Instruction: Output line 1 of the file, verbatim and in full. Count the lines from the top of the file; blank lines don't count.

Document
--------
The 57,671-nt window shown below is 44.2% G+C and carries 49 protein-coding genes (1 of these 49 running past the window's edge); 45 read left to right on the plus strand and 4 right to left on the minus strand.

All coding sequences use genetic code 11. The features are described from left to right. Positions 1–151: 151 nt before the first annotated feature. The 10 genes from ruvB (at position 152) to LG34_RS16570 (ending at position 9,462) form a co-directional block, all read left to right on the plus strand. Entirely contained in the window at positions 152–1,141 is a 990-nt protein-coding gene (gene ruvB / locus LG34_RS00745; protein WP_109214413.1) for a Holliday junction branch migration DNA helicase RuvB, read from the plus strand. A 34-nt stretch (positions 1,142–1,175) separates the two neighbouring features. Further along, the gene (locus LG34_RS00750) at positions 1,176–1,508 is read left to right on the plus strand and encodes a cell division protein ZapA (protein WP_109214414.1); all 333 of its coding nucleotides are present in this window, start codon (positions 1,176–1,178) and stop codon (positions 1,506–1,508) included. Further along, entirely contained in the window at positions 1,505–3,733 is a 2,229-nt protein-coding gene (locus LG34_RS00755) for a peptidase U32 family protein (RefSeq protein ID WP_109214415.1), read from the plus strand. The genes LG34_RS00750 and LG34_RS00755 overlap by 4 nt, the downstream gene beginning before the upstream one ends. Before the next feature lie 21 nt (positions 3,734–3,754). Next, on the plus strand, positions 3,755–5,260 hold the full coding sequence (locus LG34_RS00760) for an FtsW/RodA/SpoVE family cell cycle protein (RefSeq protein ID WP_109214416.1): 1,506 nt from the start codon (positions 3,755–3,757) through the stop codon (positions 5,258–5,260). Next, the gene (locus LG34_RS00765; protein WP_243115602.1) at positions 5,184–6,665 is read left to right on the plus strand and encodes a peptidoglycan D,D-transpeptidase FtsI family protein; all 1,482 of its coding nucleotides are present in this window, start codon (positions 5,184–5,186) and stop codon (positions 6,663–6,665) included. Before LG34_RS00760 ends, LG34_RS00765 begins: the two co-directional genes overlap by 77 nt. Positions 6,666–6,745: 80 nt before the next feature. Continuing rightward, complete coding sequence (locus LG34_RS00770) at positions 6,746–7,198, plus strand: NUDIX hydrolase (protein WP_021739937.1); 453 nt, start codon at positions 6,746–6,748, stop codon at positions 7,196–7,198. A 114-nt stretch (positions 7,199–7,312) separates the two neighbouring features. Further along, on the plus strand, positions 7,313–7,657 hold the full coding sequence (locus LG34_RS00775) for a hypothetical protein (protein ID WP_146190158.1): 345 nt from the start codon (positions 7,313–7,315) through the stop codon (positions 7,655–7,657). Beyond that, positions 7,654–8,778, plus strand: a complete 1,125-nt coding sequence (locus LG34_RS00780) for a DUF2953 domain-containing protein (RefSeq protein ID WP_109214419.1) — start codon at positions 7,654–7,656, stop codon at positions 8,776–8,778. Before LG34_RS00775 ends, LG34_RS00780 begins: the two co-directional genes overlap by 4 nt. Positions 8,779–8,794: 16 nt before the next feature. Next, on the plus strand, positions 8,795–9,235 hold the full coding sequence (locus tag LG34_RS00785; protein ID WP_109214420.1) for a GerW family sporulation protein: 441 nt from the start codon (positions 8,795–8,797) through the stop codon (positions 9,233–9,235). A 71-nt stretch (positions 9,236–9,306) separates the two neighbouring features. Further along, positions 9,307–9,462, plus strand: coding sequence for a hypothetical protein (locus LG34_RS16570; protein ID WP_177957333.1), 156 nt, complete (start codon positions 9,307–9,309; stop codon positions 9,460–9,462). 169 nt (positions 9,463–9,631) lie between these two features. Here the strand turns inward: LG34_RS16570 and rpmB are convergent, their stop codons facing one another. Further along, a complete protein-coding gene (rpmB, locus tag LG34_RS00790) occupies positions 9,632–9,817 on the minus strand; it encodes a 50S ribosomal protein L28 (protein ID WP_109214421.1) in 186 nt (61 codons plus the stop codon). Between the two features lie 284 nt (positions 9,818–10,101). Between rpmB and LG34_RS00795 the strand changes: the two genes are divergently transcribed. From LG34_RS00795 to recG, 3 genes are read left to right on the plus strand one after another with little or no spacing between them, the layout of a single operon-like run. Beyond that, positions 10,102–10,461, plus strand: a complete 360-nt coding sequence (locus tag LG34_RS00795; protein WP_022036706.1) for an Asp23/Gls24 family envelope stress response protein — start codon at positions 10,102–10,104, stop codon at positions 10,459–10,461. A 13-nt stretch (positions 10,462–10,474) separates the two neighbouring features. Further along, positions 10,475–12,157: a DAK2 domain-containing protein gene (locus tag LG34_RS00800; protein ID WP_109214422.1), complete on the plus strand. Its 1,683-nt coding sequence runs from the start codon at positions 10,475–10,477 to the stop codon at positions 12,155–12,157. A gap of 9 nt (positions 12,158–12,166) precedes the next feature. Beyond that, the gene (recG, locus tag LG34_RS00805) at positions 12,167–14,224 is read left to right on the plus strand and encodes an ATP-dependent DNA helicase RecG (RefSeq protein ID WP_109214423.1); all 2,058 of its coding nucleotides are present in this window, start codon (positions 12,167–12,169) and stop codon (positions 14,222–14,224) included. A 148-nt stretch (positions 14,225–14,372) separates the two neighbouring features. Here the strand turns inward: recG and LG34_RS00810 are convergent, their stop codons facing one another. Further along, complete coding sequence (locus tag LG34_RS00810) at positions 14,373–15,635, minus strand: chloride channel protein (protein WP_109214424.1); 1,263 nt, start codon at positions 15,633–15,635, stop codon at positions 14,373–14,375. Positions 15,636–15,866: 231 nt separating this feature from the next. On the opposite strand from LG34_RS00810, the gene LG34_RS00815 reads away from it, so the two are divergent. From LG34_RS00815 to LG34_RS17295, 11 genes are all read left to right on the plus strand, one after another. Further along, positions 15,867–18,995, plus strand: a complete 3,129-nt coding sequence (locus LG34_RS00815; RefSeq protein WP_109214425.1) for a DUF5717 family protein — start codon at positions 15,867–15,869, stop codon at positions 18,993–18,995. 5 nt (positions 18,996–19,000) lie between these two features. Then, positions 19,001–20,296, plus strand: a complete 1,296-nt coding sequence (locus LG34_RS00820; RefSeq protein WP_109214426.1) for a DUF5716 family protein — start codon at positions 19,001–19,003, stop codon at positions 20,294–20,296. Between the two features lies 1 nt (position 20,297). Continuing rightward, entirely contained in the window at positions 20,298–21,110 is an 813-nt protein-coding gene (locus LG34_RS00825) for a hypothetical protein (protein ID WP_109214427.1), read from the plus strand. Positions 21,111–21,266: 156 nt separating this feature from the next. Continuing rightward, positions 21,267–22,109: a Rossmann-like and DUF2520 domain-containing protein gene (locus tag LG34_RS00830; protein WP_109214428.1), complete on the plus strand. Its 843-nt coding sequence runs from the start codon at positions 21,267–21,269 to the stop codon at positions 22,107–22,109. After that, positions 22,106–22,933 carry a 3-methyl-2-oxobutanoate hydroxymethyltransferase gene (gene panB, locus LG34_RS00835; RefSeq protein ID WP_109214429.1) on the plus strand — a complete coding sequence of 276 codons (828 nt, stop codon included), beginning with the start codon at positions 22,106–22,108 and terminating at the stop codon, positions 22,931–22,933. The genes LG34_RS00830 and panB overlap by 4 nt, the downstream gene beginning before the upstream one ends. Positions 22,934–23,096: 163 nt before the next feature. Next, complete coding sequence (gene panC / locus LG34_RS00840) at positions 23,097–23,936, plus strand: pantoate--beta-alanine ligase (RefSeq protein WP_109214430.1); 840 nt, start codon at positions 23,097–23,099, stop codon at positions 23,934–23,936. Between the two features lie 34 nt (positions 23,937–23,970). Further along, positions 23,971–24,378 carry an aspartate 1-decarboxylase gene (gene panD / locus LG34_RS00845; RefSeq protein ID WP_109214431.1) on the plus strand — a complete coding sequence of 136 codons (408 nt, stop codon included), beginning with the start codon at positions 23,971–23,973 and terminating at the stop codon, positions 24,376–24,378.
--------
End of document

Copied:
The 57,671-nt window shown below is 44.2% G+C and carries 49 protein-coding genes (1 of these 49 running past the window's edge); 45 read left to right on the plus strand and 4 right to left on the minus strand.